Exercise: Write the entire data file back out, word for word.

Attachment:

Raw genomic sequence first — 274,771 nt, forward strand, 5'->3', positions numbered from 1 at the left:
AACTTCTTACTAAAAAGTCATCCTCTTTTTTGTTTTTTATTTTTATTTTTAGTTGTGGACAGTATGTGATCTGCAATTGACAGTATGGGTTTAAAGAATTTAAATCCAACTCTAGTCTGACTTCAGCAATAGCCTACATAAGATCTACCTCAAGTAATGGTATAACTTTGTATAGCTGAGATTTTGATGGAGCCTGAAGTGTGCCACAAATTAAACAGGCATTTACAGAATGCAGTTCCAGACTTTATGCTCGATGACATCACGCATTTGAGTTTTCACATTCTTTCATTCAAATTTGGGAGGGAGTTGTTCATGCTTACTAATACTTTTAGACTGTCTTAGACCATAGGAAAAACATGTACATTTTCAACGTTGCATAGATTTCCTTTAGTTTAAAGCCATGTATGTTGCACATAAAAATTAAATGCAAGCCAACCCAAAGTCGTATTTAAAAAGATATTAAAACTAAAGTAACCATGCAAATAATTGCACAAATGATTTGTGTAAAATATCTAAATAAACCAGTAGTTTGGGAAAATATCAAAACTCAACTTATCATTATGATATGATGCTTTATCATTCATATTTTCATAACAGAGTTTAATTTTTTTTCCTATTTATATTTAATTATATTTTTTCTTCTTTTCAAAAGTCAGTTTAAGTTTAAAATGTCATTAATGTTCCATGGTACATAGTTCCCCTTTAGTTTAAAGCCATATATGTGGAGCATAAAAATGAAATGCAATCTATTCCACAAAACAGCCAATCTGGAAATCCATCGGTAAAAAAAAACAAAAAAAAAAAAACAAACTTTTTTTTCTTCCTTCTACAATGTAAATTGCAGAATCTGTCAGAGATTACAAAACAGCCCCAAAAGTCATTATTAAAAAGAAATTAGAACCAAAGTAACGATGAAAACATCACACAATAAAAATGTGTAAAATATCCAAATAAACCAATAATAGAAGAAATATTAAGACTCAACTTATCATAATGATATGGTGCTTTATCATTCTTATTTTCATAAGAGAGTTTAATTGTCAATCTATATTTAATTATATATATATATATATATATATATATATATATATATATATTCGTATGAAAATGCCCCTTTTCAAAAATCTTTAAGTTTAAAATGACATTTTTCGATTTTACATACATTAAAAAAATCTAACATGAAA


Raw genomic sequence first — 274,771 nt, forward strand, 5'->3', positions numbered from 1 at the left:
AACTTCTTACTAAAAAGTCATCCTCTTTTTTGTTTTTTATTTTTATTTTTAGTTGTGGACAGTATGTGATCTGCAATTGACAGTATGGGTTTAAAGAATTTAAATCCAACTCTAGTCTGACTTCAGCAATAGCCTACATAAGATCTACCTCAAGTAATGGTATAACTTTGTATAGCTGAGATTTTGATGGAGCCTGAAGTGTGCCACAAATTAAACAGGCATTTACAGAATGCAGTTCCAGACTTTATGCTCGATGACATCACGCATTTGAGTTTTCACATTCTTTCATTCAAATTTGGGAGGGAGTTGTTCATGCTTACTAATACTTTTAGACTGTCTTAGACCATAGGAAAAACATGTACATTTTCAACGTTGCATAGATTTCCTTTAGTTTAAAGCCATGTATGTTGCACATAAAAATTAAATGCAAGCCAACCCAAAGTCGTATTTAAAAAGATATTAAAACTAAAGTAACCATGCAAATAATTGCACAAATGATTTGTGTAAAATATCTAAATAAACCAGTAGTTTGGGAAAATATCAAAACTCAACTTATCATTATGATATGATGCTTTATCATTCATATTTTCATAACAGAGTTTAATTTTTTTTCCTATTTATATTTAATTATATTTTTTCTTCTTTTCAAAAGTCAGTTTAAGTTTAAAATGTCATTAATGTTCCATGGTACATAGTTCCCCTTTAGTTTAAAGCCATATATGTGGAGCATAAAAATGAAATGCAATCTATTCCACAAAACAGCCAATCTGGAAATCCATCGGTAAAAAAAAACAAAAAAAAAAAAACAAACTTTTTTTTCTTCCTTCTACAATGTAAATTGCAGAATCTGTCAGAGATTACAAAACAGCCCCAAAAGTCATTATTAAAAAGAAATTAGAACCAAAGTAACGATGAAAACATCACACAATAAAAATGTGTAAAATATCCAAATAAACCAATAATAGAAGAAATATTAAGACTCAACTTATCATAATGATATGGTGCTTTATCATTCTTATTTTCATAAGAGAGTTTAATTGTCAATCTATATTTAATTATATATATATATATATATATATATATATATATATATATATTCGTATGAAAATGCCCCTTTTCAAAAATCTTTAAGTTTAAAATGACATTTTTCGATTTTACATACATTAAAAAAATCTAACATGAAA